We Are Not From Here

Chico, Pulga and Pequena are three teenagers living in the small village of Puerto Barrios, Guatemala. They are not related but are close enough in friendship to be so. Chico lives with Pulga, having been orphaned when his mother died from a fall from a public bus. Pulga lives with his mother and dreams of traveling to the US to meet up with his father, a US citizen who married his mom and then left later with promises to send for them. (He has not been heard from again, but Pulga has carefully planned and plotted his route to California, where he expects to somehow meet up with his dad and form a band, playing the guitar like him.) Chico and Pulga attend school together, but Pequena, who is expecting a child, lives with her mother, refusing to acknowledge the life-changing event that she is facing.

Despite the usual bullying and hassles that teenage boys everywhere endure in school situations, Chico and Pulga are facing more threatening challenges from the local thugs. After witnessing the execution of a local store owner, they soon realize that they can either capitulate and become errand boys for the local kingpin (Rey) or they can continue to be brutalized until they are finally killed. Lovely Pequena, in the meantime, has become the unwilling focus of Rey’s attention. She hates him. He crawls through her bedroom window every night and it is he who is the father of the child she wants to forget. When he presents her with a large diamond engagement ring and tells her she will always be his possession, she approaches Chico and Pulga and tells them it is time to leave.

Without a word to anyone, the three start the long trek from Guatemala to Mexico to Nogales, Arizona. Following the route by way of La Bestia–the long, dangerous train ride through cities and countryside that puts them at risk from human traffickers and thieves–and then walking by foot through desert terrain, the three friends are stretched to the limits of their endurance and their faith. Constantly tested by the harsh conditions, each of the three makes different choices with different outcomes.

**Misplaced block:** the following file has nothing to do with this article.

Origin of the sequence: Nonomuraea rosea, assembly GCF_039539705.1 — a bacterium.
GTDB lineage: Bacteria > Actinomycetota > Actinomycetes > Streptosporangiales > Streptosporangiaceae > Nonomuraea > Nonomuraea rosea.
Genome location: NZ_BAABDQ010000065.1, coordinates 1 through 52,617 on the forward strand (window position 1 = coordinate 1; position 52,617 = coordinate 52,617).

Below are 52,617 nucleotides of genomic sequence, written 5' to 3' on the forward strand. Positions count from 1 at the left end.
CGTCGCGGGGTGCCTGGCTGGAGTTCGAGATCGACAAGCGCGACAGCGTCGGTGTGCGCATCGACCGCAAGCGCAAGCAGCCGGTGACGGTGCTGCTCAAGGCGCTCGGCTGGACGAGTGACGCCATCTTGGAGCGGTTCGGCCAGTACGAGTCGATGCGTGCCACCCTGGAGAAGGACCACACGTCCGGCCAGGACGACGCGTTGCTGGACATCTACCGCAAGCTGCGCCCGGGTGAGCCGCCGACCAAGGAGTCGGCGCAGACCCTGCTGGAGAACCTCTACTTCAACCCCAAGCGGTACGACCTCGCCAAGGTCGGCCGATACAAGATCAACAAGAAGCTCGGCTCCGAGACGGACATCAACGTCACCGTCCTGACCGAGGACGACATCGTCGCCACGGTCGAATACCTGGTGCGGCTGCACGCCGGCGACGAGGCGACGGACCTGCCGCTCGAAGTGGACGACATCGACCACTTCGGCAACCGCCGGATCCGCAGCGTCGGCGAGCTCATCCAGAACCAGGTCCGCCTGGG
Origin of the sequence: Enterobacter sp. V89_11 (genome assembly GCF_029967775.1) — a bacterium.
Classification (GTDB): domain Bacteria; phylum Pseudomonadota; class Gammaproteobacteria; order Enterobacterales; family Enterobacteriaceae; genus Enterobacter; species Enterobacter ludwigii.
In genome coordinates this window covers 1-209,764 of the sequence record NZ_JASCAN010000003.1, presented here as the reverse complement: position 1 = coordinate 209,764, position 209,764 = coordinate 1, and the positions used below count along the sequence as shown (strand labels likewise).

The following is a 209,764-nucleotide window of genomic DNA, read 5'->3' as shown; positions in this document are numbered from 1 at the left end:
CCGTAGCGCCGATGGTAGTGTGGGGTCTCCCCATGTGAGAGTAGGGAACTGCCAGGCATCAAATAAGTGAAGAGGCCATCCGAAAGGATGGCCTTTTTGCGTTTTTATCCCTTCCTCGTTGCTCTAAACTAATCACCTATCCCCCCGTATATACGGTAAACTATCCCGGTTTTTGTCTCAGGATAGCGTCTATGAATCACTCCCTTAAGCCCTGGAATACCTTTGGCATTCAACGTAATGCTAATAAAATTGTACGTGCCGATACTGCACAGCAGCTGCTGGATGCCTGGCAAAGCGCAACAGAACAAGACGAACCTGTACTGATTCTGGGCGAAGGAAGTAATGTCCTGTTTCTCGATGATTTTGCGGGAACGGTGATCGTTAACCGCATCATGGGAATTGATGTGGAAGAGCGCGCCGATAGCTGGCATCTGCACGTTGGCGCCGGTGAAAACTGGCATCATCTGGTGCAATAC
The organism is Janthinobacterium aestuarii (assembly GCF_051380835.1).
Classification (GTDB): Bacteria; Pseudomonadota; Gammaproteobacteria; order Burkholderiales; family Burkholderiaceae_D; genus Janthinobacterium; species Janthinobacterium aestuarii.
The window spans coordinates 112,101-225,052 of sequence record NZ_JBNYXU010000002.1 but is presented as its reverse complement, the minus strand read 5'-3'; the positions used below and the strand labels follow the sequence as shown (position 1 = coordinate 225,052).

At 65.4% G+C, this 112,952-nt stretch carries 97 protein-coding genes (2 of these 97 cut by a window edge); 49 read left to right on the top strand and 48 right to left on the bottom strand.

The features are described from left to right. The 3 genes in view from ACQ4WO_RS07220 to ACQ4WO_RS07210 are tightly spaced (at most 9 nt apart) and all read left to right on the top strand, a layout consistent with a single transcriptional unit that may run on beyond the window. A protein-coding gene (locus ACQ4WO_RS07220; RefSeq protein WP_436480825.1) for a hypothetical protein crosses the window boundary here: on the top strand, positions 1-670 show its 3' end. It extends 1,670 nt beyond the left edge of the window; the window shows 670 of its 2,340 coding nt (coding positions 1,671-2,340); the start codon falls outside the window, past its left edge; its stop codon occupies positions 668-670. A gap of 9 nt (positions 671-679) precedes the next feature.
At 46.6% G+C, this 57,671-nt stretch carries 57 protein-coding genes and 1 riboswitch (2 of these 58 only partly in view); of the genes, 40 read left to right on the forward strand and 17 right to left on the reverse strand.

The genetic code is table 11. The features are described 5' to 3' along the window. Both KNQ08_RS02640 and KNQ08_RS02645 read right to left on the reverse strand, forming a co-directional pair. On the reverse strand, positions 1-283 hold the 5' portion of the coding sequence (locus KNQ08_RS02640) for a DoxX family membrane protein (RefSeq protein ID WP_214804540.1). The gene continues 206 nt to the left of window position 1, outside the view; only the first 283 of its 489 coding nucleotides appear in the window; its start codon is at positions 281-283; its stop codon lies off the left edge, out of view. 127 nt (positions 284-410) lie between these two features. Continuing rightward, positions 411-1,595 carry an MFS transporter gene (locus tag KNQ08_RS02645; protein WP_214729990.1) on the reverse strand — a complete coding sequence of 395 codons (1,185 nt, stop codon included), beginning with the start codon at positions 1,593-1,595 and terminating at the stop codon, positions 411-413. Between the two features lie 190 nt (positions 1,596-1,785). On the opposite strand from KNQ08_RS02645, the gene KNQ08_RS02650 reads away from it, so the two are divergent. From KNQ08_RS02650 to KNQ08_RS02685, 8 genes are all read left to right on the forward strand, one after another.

For a privileged white American, this is an extremely humbling book to read. IMHO it should be required reading in all high school civics classes and then followed up by a serious discussion of what immigration policies of any democratic country should reflect as far as human rights are concerned. Universal themes such as the plight of women’s health and safety, the tyranny of poverty and the failure of governments to provide for the basic needs of its populace should spark the interest of YA readers.

Some offensive language, some sexual references, and a great deal of violence are presented in the book, though none of it is gratuitous.

Categories: Books We Recommend, Bullying, Civil Rights, Crime, Death and Grieving, Depression, Differently Abled, Diversity, Dysfunctional Relationships, Grief, Immigrants, Peer Relationships, Political Activism, Social Disorders, Supernatural/Occult, Violence

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